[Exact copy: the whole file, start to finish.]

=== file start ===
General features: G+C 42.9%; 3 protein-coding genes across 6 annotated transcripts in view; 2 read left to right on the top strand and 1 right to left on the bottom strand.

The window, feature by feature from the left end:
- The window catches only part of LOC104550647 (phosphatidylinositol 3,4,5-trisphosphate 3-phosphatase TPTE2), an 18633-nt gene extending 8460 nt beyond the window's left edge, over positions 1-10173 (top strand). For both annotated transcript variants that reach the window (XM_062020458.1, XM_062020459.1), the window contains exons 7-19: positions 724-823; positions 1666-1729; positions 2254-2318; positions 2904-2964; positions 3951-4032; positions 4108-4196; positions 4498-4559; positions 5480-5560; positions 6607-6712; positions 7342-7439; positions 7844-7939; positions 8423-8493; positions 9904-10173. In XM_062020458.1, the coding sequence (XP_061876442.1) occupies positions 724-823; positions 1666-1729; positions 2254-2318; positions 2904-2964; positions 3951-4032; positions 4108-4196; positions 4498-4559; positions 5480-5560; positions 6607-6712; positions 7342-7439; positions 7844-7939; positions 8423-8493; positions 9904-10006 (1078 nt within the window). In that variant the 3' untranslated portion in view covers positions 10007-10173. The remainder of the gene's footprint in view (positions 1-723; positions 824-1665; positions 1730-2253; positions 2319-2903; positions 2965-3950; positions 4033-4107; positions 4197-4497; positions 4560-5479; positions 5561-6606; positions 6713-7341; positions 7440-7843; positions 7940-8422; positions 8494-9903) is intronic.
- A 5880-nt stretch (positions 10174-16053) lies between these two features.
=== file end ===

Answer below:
General features: G+C 42.9%; 3 protein-coding genes across 6 annotated transcripts in view; 2 read left to right on the top strand and 1 right to left on the bottom strand.

The window, feature by feature from the left end:
- The window catches only part of LOC104550647 (phosphatidylinositol 3,4,5-trisphosphate 3-phosphatase TPTE2), an 18633-nt gene extending 8460 nt beyond the window's left edge, over positions 1-10173 (top strand). For both annotated transcript variants that reach the window (XM_062020458.1, XM_062020459.1), the window contains exons 7-19: positions 724-823; positions 1666-1729; positions 2254-2318; positions 2904-2964; positions 3951-4032; positions 4108-4196; positions 4498-4559; positions 5480-5560; positions 6607-6712; positions 7342-7439; positions 7844-7939; positions 8423-8493; positions 9904-10173. In XM_062020458.1, the coding sequence (XP_061876442.1) occupies positions 724-823; positions 1666-1729; positions 2254-2318; positions 2904-2964; positions 3951-4032; positions 4108-4196; positions 4498-4559; positions 5480-5560; positions 6607-6712; positions 7342-7439; positions 7844-7939; positions 8423-8493; positions 9904-10006 (1078 nt within the window). In that variant the 3' untranslated portion in view covers positions 10007-10173. The remainder of the gene's footprint in view (positions 1-723; positions 824-1665; positions 1730-2253; positions 2319-2903; positions 2965-3950; positions 4033-4107; positions 4197-4497; positions 4560-5479; positions 5561-6606; positions 6713-7341; positions 7440-7843; positions 7940-8422; positions 8494-9903) is intronic.
- A 5880-nt stretch (positions 10174-16053) lies between these two features.